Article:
Cablevision Systems has accused Viacom in an antitrust lawsuit of forcing it to pay for more than a dozen low-rated cable networks in order to get access to Viacom's more popular channels such as Nickelodeon, MTV and Comedy Central.
The case represents the latest flare-up in the contentious relationships between distributors and program makers.
Industry observers will be watching to see if the lawsuit could disrupt the model of selling bundles of cable channels to operators, a common practice employed by Viacom and its media company peers in the $97.6 billion cable industry.
"Viacom effectively forces Cablevision's customers to pay for and receive little-watched channels in order to get the channels they actually want," Cablevision said in a statement.
In response to the lawsuit, Viacom said that "these arrangements have been upheld by a number of federal courts and on appeal."
The two companies signed a long-term programming agreement in December 2012 for Cablevision to carry Viacom's networks for an undisclosed sum.
The lawsuit seeks to void that agreement and it also wants Viacom banned from making similar deals involving networks it calls "ancillary." Cablevision says these less popular channels include CMT, MTV Hits, Nick Jr, Nicktoons, Palladia, and VH1 Classic.
Viacom said it "will vigorously defend this transparent attempt by Cablevision to use the courts to renegotiate our existing two month old agreement."
The case is under seal and not available for public viewing.
The Cablevision press release does not reveal how much money is at stake in the case.
According to SNL Kagan, a firm that tracks fees for cable networks, Cablevision pays about $38.8 million a year for the 14 networks it says are not must-have channels. Four of the 14 Viacom networks in dispute are available to some, but not all, of Cablevision's subscribers.
That is about half of the roughly $76.8 million Cablevision pays Viacom for the eight networks it deems must-haves, which include MTV, MTV2, VH1, Comedy Central, BET, Nickelodeon, Spike, and TV Land.
Long Fight Ahead
Todd Mitchell, a Brean Capital analyst who follows the cable industry, said that Cablevision is setting itself up for a prolonged dispute with Viacom, since its programming agreement with the media company is already set and it is not looking to gain leverage in carriage negotiations, which are over.
"Cablevision is not looking for relief in the next couple of quarters. They are looking at this as a long-term fight," Mitchell said.
Bernstein Research analyst Todd Juenger called Viacom "an obvious target" for pay-TV distributors since it has been struggling with declining cable ratings, most notably at its Nickelodeon network.
Mitchell said he expects more lawsuits from other cable and satellite operators who have been complaining about programming costs spiraling out of control. DirecTV declined to comment on whether it would consider its own lawsuit against Viacom, while Time Warner Cable did not respond to a request for comment on that issue.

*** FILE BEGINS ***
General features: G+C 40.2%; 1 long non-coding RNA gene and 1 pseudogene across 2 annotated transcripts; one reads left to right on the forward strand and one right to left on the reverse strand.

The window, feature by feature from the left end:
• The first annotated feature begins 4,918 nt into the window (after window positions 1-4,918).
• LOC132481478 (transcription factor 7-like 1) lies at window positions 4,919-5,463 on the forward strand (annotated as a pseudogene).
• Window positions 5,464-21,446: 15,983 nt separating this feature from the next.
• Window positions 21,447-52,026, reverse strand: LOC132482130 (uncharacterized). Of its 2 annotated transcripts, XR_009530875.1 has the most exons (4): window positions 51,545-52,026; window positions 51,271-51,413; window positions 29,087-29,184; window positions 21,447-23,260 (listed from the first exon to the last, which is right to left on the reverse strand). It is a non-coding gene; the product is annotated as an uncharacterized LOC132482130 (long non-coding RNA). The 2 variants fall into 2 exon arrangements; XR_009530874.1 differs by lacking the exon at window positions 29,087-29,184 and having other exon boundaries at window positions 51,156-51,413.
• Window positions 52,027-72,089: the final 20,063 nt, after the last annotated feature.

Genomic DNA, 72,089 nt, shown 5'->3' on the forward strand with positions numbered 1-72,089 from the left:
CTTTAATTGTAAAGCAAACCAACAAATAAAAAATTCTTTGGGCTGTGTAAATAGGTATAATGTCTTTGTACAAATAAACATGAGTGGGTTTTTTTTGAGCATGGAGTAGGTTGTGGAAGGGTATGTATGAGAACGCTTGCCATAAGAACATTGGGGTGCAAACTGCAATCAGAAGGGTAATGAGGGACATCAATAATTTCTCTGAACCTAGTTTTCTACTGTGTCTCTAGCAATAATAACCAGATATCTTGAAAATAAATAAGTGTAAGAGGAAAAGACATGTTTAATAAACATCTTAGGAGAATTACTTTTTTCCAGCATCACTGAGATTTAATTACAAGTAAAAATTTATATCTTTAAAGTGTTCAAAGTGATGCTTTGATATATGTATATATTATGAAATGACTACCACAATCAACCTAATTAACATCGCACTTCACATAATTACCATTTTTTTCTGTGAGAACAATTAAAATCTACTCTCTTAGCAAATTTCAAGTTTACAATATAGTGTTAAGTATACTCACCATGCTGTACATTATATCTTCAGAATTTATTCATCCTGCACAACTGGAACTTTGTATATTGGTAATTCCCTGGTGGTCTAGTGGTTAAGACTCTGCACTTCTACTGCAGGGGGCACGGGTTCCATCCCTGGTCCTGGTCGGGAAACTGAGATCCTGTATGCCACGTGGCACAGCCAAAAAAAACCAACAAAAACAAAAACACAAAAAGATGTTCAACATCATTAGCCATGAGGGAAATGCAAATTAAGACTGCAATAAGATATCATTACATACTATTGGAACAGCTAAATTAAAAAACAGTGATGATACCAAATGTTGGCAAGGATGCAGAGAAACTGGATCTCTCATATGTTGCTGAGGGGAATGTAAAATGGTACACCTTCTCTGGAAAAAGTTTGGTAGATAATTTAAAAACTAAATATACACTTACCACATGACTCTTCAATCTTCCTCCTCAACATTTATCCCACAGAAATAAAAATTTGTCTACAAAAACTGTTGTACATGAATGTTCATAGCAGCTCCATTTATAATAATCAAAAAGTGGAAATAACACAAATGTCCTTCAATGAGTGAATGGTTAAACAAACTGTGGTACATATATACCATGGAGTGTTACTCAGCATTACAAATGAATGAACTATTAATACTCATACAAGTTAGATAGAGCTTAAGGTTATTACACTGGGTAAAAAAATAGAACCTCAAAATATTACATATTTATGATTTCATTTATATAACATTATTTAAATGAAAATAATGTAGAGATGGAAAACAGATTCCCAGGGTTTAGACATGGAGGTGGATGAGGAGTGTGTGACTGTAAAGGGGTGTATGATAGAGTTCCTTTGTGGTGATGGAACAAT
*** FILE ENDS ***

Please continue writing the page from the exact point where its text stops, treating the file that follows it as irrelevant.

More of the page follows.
James Dolan, Cablevision's chief executive, has dropped channels instead of agreeing to high carriage fee increases. In recent years, Cablevision has blacked out channels owned by Fox and Tribune Co., for instance. Fox and its affiliated networks are owned by News Corp., which had no comment.
Blackouts occur when programmers and operators cannot reach an agreement before their programming contract expires, making networks unavailable for consumers to watch.
Time Warner Cable CEO Glenn Britt has been another critic of high programming costs. After Al Gore's low-rated Current TV announced its sale to Al Jazeera America in January, Time Warner Cable promptly dropped the channel from its lineup. The company also dropped arts-focused network Ovation. Time Warner Cable said at the time that the channels' low ratings did not merit the fees it was paying for them.
A Time Warner Cable spokesman said on Tuesday: "We think this lawsuit raises important issues, and we look forward to their resolution in the courts."
Last summer, the biggest U.S. satellite provider, DirecTV, dropped Viacom's networks in 20 million homes for nine full days.
Comcast, which ranks as not only the nation's largest cable distributor, but also owns cable networks such as USA, SyFy, and MSNBC, declined to comment. (Comcast is parent of NBCUniversal, owner of CNBC and CNBC.com.)
Charlie Ergen, the outspoken billionaire chairman of Dish Network, has argued for an "a la carte" model of programming that would give consumers the choice to drop channels they do not watch and drive down carriage fees for pay-TV operators.
"Cable companies are looking to push back at this practice where the networks have tied these guys into a business model," Brean Capital's Mitchell said.
The case is Cablevision Systems Corporation, et al., v. Viacom International Inc, et al., U.S. District Court, Southern District of New York, 13-1278.